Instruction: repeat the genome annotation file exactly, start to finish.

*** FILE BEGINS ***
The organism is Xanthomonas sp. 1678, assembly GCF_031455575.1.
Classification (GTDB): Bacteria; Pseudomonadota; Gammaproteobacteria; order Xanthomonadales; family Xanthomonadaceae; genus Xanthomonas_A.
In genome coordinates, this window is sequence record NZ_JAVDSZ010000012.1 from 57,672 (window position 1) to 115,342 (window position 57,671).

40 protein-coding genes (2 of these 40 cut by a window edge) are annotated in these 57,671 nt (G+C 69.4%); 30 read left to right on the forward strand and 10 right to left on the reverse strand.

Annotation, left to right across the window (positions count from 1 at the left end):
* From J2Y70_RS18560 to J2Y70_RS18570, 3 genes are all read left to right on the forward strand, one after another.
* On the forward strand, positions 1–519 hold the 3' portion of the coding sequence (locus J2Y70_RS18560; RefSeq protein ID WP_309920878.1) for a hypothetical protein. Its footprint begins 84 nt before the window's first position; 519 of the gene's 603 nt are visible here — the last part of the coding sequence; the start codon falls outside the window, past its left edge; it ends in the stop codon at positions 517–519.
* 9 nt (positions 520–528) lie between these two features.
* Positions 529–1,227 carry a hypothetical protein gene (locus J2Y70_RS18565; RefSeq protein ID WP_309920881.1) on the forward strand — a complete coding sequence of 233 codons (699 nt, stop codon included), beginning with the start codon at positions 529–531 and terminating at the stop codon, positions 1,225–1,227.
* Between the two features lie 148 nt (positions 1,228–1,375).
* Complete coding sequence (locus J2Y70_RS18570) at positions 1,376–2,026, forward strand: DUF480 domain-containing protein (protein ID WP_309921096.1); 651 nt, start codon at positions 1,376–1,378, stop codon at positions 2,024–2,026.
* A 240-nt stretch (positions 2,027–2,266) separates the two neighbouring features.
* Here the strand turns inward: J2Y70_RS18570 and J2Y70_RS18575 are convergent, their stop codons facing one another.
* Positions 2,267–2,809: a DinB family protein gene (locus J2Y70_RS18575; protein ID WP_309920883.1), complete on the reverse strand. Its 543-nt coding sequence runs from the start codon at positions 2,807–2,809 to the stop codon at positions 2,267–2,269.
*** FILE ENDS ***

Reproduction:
The organism is Xanthomonas sp. 1678, assembly GCF_031455575.1.
Classification (GTDB): Bacteria; Pseudomonadota; Gammaproteobacteria; order Xanthomonadales; family Xanthomonadaceae; genus Xanthomonas_A.
In genome coordinates, this window is sequence record NZ_JAVDSZ010000012.1 from 57,672 (window position 1) to 115,342 (window position 57,671).

40 protein-coding genes (2 of these 40 cut by a window edge) are annotated in these 57,671 nt (G+C 69.4%); 30 read left to right on the forward strand and 10 right to left on the reverse strand.

Annotation, left to right across the window (positions count from 1 at the left end):
* From J2Y70_RS18560 to J2Y70_RS18570, 3 genes are all read left to right on the forward strand, one after another.
* On the forward strand, positions 1–519 hold the 3' portion of the coding sequence (locus J2Y70_RS18560; RefSeq protein ID WP_309920878.1) for a hypothetical protein. Its footprint begins 84 nt before the window's first position; 519 of the gene's 603 nt are visible here — the last part of the coding sequence; the start codon falls outside the window, past its left edge; it ends in the stop codon at positions 517–519.
* 9 nt (positions 520–528) lie between these two features.
* Positions 529–1,227 carry a hypothetical protein gene (locus J2Y70_RS18565; RefSeq protein ID WP_309920881.1) on the forward strand — a complete coding sequence of 233 codons (699 nt, stop codon included), beginning with the start codon at positions 529–531 and terminating at the stop codon, positions 1,225–1,227.
* Between the two features lie 148 nt (positions 1,228–1,375).
* Complete coding sequence (locus J2Y70_RS18570) at positions 1,376–2,026, forward strand: DUF480 domain-containing protein (protein ID WP_309921096.1); 651 nt, start codon at positions 1,376–1,378, stop codon at positions 2,024–2,026.
* A 240-nt stretch (positions 2,027–2,266) separates the two neighbouring features.
* Here the strand turns inward: J2Y70_RS18570 and J2Y70_RS18575 are convergent, their stop codons facing one another.
* Positions 2,267–2,809: a DinB family protein gene (locus J2Y70_RS18575; protein ID WP_309920883.1), complete on the reverse strand. Its 543-nt coding sequence runs from the start codon at positions 2,807–2,809 to the stop codon at positions 2,267–2,269.